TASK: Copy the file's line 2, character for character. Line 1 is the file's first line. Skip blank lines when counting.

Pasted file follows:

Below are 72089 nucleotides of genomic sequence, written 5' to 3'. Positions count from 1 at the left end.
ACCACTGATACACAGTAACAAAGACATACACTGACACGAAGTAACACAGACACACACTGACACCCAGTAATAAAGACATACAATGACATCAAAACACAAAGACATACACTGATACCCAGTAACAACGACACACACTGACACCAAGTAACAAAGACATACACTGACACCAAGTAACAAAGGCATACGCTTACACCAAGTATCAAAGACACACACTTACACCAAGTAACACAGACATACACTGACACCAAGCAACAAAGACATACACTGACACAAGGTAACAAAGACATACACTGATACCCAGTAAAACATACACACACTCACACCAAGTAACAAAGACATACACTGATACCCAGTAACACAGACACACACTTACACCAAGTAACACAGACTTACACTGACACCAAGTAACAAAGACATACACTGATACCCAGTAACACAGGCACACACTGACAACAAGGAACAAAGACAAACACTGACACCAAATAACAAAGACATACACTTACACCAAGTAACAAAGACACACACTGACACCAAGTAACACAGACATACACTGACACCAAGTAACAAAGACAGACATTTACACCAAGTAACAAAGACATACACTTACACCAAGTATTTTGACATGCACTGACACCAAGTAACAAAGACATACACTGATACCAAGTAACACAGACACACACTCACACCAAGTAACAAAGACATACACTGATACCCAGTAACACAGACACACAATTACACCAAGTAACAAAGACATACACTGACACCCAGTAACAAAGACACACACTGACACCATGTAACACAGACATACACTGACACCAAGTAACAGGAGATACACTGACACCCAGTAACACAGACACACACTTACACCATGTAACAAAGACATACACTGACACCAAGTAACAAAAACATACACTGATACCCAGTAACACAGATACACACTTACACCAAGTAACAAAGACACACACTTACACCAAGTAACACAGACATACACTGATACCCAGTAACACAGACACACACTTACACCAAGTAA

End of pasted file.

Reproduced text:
ACCACTGATACACAGTAACAAAGACATACACTGACACGAAGTAACACAGACACACACTGACACCCAGTAATAAAGACATACAATGACATCAAAACACAAAGACATACACTGATACCCAGTAACAACGACACACACTGACACCAAGTAACAAAGACATACACTGACACCAAGTAACAAAGGCATACGCTTACACCAAGTATCAAAGACACACACTTACACCAAGTAACACAGACATACACTGACACCAAGCAACAAAGACATACACTGACACAAGGTAACAAAGACATACACTGATACCCAGTAAAACATACACACACTCACACCAAGTAACAAAGACATACACTGATACCCAGTAACACAGACACACACTTACACCAAGTAACACAGACTTACACTGACACCAAGTAACAAAGACATACACTGATACCCAGTAACACAGGCACACACTGACAACAAGGAACAAAGACAAACACTGACACCAAATAACAAAGACATACACTTACACCAAGTAACAAAGACACACACTGACACCAAGTAACACAGACATACACTGACACCAAGTAACAAAGACAGACATTTACACCAAGTAACAAAGACATACACTTACACCAAGTATTTTGACATGCACTGACACCAAGTAACAAAGACATACACTGATACCAAGTAACACAGACACACACTCACACCAAGTAACAAAGACATACACTGATACCCAGTAACACAGACACACAATTACACCAAGTAACAAAGACATACACTGACACCCAGTAACAAAGACACACACTGACACCATGTAACACAGACATACACTGACACCAAGTAACAGGAGATACACTGACACCCAGTAACACAGACACACACTTACACCATGTAACAAAGACATACACTGACACCAAGTAACAAAAACATACACTGATACCCAGTAACACAGATACACACTTACACCAAGTAACAAAGACACACACTTACACCAAGTAACACAGACATACACTGATACCCAGTAACACAGACACACACTTACACCAAGTAA